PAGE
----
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Gap between slippage and recovery has narrowed: City Union Bank CEO

The bank's share closed at Rs 179.05 a piece on BSE, down 4.7% from its previous close while the broader Sensex was down 1.46%

City Union Bank | Banking sector | Stock Market

Manojit Saha  |  Mumbai 

City Union Bank
Photo: Reuters

Kumbakonam-based private sector lender, City Union Bank, has said slippages to the non-performing asset category have slowed down during the past two quarters, and are now tracking the pre-covid numbers. The lender added that the gap between slippage and recovery has also become thinner.

Speaking to Business Standard N Kamakodi, MD & CEO, City Union Bank, said recent media reports of high-risk loans were past issues and have been addressed. Media reports cited the Reserve Bank of India’s annual inspection report which was obtained through the Right to Information Act.

“These reports are for FY2017, FY2018 and FY2019. Some concerns were raised and subsequently we gave our explanation and those points were dropped. If our explanations were not satisfactory it would have been marked as NPA. The points were raised and subsequently explained,” Kamakodi said.

“In fact, we had the least divergence in these years lower than the tolerance limit. There is absolutely nothing material which is affecting the bank’s P&L,” he said.

The old generation private sector lender, which has a loan book close to Rs 41,000 crore and deposits of 49,000, reported gross NPA of 4.65 per cent of advances at the end of the April-June quarter, down from 5.59 per cent a year ago. Net NPA ratio was at 2.89 per cent as compared to 3.49 per cent.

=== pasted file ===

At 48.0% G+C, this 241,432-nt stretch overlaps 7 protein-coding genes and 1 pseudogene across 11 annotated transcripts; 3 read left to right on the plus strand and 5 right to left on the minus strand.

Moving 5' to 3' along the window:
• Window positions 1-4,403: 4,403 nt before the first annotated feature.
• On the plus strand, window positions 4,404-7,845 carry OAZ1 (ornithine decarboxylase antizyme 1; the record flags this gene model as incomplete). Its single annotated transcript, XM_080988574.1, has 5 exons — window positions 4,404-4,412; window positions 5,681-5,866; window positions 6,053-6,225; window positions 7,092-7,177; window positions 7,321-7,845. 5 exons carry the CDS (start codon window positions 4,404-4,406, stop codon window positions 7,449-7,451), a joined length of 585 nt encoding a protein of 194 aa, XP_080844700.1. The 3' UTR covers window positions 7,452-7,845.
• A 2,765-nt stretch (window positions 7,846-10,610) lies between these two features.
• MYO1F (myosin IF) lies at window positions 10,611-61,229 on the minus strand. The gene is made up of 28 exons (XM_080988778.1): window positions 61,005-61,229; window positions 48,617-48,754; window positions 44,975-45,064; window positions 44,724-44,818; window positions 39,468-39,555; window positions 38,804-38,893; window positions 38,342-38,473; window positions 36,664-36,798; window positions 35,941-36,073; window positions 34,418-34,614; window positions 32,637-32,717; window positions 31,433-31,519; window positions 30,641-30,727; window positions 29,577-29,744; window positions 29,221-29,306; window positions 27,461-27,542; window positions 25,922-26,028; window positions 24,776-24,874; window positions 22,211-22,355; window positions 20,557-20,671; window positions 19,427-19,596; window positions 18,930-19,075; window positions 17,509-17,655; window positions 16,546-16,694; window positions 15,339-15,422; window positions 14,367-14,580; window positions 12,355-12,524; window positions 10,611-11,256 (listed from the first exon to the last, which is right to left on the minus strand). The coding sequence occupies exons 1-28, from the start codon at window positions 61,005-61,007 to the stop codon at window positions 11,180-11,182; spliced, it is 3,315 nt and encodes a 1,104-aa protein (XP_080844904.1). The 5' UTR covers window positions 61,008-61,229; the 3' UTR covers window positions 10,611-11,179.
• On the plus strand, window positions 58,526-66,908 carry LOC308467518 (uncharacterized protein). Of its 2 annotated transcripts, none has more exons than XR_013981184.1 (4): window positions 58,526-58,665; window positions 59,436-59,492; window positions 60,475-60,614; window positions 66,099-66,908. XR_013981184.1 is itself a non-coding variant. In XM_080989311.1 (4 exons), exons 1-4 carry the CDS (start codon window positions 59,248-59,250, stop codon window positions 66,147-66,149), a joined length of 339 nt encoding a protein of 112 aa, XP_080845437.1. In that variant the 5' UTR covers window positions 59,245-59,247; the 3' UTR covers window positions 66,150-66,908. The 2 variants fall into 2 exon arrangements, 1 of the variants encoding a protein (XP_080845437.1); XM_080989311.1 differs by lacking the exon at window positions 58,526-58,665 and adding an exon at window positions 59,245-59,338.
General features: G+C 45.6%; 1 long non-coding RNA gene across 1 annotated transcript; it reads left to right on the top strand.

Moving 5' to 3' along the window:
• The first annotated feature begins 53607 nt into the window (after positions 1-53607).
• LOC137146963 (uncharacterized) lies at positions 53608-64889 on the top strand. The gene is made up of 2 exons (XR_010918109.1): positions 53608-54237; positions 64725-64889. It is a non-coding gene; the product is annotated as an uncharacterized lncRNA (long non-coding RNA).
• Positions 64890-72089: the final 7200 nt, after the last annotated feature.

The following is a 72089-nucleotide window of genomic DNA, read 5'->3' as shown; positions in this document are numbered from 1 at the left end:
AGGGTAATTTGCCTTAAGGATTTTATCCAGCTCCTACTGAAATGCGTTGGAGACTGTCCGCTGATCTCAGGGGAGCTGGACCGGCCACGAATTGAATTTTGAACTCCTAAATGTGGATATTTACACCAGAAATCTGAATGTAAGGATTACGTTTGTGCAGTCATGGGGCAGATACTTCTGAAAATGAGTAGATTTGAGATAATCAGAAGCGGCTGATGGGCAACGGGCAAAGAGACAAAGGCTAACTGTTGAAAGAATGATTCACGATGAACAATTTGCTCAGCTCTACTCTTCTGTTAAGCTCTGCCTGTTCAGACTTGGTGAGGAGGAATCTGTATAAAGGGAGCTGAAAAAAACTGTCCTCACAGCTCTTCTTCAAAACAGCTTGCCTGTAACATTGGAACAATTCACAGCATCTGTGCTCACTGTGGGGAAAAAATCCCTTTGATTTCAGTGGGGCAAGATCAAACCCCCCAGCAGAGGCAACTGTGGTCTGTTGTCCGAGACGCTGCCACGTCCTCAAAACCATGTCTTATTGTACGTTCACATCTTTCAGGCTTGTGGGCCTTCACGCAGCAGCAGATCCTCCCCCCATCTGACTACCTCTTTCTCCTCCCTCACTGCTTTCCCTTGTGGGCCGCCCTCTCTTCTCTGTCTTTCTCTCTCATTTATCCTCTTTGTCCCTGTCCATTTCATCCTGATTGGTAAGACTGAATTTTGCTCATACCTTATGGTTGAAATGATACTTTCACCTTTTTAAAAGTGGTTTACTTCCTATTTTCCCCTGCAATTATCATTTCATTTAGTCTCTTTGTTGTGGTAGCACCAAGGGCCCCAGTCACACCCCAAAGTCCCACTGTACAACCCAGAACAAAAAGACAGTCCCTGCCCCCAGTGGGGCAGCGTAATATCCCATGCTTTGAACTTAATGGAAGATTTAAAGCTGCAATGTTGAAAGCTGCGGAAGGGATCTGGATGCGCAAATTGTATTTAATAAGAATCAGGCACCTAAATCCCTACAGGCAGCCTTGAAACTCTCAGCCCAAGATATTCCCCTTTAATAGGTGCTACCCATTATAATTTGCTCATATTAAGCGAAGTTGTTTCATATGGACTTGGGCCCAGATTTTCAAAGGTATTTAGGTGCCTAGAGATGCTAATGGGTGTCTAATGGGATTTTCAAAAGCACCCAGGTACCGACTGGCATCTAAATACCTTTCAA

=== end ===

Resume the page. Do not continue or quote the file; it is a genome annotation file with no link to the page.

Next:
Kamakodi said in the last couple of quarters the gross and net NPA ratio has come down and the bank expects asset quality to improve further.

“The years before the Covid period our slippage rate was 2-2.5 per cent of the advances. During the Covid years, that is 2020-21 and 2021-22, the slippage ratio increased to 3-3.5 per cent. In the last couple of quarters the slippage ratio has come back to pre-Covid level,” he said.

With improving recoveries, the gap between slippages and recovery has narrowed, he said.

“We are seeing slippage ratio coming down, and NPA recovery improving. The gap between slippage and recovery has become very thin. The difference was only Rs 20 crore in the last quarter,” he added.

The bank’s share closed at Rs 179.05 a piece on BSE, down 4.7 per cent from its previous close while the broader Sensex was down 1.46 per cent.

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First Published: Mon, August 29 2022. 20:17 IST